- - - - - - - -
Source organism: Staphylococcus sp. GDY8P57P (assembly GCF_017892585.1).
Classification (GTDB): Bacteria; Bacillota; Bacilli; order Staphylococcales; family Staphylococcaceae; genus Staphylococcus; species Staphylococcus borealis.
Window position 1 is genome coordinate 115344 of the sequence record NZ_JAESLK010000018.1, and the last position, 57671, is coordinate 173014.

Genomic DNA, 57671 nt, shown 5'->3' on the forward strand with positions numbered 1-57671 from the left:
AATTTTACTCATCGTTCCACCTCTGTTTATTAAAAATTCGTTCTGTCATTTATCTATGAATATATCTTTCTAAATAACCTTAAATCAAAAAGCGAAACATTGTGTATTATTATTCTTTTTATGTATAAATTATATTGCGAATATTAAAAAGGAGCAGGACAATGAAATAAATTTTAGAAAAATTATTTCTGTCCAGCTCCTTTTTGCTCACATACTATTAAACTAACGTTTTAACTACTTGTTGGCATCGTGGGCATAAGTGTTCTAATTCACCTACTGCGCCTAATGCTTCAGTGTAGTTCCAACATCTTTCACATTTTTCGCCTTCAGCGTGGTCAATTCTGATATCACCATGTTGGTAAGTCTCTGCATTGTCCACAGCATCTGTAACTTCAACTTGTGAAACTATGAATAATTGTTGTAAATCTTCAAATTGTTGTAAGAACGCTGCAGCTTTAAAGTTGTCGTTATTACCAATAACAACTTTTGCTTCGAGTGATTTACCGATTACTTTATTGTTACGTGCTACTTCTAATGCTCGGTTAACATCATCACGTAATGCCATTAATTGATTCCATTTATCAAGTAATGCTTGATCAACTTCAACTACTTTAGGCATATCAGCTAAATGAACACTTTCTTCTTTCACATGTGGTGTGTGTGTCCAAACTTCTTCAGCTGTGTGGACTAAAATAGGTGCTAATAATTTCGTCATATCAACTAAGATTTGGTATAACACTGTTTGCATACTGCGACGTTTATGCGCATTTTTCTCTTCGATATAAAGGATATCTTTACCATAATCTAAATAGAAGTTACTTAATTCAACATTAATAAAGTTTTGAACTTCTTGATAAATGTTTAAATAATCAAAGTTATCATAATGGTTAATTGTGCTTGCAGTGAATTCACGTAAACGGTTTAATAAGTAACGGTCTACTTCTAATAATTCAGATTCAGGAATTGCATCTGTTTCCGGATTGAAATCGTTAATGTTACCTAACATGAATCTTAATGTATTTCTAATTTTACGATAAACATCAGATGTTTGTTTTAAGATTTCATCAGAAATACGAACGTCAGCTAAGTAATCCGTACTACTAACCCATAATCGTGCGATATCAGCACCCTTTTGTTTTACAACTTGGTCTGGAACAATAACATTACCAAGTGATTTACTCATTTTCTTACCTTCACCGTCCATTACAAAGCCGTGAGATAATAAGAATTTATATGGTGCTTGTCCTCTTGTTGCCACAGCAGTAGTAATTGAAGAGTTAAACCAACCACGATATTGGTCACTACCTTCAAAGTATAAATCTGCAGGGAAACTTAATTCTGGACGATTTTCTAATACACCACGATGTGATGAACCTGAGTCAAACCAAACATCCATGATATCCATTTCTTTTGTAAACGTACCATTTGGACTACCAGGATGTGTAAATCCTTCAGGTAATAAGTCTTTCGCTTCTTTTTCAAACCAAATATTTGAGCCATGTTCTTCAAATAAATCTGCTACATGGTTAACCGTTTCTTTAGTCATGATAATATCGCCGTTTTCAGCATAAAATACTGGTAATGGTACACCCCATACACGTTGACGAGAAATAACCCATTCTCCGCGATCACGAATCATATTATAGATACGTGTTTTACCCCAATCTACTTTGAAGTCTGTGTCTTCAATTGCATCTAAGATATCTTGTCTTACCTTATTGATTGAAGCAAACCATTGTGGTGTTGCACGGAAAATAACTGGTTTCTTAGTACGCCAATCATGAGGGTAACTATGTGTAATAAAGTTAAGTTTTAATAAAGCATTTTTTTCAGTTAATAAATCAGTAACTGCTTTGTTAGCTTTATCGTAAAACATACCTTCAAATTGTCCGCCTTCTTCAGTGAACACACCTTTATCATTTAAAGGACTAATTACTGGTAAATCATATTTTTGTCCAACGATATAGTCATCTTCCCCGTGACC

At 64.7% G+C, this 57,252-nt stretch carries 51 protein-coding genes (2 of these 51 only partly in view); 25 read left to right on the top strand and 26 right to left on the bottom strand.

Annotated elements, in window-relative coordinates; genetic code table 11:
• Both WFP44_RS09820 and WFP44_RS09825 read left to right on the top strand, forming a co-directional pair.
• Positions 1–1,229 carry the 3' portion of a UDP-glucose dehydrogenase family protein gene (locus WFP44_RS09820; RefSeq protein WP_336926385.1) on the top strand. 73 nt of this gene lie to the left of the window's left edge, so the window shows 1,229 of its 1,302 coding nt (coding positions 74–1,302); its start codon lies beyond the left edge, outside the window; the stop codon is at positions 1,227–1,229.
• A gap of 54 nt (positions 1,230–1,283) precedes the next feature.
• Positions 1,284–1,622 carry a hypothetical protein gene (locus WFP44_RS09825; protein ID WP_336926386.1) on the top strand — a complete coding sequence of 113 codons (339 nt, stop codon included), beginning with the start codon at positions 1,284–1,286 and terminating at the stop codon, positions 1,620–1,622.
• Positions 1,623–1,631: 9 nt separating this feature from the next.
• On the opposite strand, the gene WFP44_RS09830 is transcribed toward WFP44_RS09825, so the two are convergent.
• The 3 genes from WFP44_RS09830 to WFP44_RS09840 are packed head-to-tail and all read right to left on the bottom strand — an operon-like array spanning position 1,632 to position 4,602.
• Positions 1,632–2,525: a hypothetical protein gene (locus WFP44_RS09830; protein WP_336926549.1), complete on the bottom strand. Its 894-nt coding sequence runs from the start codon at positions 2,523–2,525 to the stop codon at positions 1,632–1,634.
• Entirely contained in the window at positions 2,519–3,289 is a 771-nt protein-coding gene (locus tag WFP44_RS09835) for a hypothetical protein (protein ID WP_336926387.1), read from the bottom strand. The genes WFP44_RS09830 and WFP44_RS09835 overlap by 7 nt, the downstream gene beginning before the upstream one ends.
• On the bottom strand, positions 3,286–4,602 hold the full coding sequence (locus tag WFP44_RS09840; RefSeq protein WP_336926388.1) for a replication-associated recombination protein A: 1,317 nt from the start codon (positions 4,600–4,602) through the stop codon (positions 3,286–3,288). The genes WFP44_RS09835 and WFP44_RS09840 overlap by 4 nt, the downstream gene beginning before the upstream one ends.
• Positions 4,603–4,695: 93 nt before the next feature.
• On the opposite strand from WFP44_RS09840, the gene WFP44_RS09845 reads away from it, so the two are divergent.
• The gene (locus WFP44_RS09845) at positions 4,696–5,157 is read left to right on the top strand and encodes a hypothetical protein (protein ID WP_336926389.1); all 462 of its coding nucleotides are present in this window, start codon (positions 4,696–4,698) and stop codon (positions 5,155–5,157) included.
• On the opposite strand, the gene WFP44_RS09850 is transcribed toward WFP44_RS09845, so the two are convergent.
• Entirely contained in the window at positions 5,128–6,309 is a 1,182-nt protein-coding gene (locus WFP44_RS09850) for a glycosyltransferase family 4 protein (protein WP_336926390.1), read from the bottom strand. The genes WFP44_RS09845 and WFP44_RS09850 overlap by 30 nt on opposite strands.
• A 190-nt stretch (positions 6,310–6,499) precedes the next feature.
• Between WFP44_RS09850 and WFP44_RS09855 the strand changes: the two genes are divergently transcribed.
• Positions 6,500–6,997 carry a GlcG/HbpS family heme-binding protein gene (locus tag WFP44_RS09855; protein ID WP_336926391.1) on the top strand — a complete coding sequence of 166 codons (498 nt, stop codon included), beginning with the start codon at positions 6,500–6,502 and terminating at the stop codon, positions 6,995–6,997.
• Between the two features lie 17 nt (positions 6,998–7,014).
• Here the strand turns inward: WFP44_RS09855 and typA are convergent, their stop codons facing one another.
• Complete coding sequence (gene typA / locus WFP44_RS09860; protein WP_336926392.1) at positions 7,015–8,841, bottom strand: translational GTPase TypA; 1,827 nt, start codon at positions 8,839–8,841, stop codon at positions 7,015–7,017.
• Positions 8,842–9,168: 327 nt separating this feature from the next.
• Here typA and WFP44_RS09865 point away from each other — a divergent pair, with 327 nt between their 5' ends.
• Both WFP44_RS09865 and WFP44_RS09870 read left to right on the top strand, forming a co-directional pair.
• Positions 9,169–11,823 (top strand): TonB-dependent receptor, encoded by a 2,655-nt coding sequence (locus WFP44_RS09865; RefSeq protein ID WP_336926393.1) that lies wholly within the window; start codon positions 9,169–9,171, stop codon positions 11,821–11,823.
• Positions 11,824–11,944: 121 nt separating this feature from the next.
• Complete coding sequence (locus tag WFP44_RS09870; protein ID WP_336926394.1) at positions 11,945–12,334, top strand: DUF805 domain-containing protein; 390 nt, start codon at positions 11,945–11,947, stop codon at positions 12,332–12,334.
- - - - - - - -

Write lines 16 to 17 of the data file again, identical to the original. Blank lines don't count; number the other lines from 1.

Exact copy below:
• Entirely contained in the window at positions 2,519–3,289 is a 771-nt protein-coding gene (locus tag WFP44_RS09835) for a hypothetical protein (protein ID WP_336926387.1), read from the bottom strand. The genes WFP44_RS09830 and WFP44_RS09835 overlap by 7 nt, the downstream gene beginning before the upstream one ends.
• On the bottom strand, positions 3,286–4,602 hold the full coding sequence (locus tag WFP44_RS09840; RefSeq protein WP_336926388.1) for a replication-associated recombination protein A: 1,317 nt from the start codon (positions 4,600–4,602) through the stop codon (positions 3,286–3,288). The genes WFP44_RS09835 and WFP44_RS09840 overlap by 4 nt, the downstream gene beginning before the upstream one ends.